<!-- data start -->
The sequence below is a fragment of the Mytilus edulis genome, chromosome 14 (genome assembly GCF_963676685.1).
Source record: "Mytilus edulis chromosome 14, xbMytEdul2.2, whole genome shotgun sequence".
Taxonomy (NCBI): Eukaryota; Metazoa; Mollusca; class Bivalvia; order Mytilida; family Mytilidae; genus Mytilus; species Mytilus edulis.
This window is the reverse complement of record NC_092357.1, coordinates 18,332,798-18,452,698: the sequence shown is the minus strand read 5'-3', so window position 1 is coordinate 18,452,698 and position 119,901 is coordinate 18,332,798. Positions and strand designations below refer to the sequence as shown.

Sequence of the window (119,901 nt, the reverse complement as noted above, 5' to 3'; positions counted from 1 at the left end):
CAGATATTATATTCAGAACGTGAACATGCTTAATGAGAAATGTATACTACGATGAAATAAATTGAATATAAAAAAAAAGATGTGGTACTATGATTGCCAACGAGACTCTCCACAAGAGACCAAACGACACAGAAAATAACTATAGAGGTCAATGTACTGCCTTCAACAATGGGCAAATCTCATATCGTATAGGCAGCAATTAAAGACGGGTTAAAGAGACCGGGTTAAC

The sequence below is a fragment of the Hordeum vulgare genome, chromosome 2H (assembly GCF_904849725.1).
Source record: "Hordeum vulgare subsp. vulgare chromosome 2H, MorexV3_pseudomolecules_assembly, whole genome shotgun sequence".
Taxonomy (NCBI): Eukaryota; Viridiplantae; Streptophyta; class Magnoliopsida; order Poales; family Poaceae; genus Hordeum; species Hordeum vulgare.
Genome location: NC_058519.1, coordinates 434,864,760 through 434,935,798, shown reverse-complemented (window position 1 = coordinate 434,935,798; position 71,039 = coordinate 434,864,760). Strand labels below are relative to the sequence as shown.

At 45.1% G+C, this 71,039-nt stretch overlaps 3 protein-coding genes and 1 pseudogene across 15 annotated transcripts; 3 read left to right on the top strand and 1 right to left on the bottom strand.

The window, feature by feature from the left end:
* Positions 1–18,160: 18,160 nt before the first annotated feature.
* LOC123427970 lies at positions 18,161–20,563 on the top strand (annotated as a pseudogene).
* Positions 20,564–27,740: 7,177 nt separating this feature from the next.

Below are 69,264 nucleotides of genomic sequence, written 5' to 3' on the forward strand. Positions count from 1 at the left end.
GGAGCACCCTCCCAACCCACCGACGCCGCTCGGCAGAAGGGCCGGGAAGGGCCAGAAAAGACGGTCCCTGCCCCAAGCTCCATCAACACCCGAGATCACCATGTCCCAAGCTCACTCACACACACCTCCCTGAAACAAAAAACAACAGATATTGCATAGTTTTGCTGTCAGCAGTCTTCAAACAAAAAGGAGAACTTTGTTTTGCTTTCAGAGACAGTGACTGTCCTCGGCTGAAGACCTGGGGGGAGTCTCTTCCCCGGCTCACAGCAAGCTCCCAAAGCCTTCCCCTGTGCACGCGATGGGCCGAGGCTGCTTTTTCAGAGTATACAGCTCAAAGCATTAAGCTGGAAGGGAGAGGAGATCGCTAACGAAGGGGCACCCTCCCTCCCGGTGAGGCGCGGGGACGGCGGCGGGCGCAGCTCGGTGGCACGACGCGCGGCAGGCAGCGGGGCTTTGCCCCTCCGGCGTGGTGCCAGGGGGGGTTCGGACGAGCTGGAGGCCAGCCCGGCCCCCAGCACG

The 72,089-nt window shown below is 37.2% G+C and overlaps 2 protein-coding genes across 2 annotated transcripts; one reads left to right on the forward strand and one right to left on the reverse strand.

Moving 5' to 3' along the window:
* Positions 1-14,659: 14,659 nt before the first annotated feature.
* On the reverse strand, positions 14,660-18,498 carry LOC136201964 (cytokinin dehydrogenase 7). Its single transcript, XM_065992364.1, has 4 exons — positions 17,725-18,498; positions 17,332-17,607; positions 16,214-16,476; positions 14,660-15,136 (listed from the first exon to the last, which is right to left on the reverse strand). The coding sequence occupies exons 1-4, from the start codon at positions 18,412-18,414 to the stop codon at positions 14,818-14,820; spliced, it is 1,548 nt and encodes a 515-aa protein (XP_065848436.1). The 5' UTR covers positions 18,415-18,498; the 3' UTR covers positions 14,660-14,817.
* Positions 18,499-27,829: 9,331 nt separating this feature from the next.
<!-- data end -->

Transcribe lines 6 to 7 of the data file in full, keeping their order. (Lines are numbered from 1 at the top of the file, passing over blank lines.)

CAGATATTATATTCAGAACGTGAACATGCTTAATGAGAAATGTATACTACGATGAAATAAATTGAATATAAAAAAAAAGATGTGGTACTATGATTGCCAACGAGACTCTCCACAAGAGACCAAACGACACAGAAAATAACTATAGAGGTCAATGTACTGCCTTCAACAATGGGCAAATCTCATATCGTATAGGCAGCAATTAAAGACGGGTTAAAGAGACCGGGTTAAC

The sequence below is a fragment of the Hordeum vulgare genome, chromosome 2H (assembly GCF_904849725.1).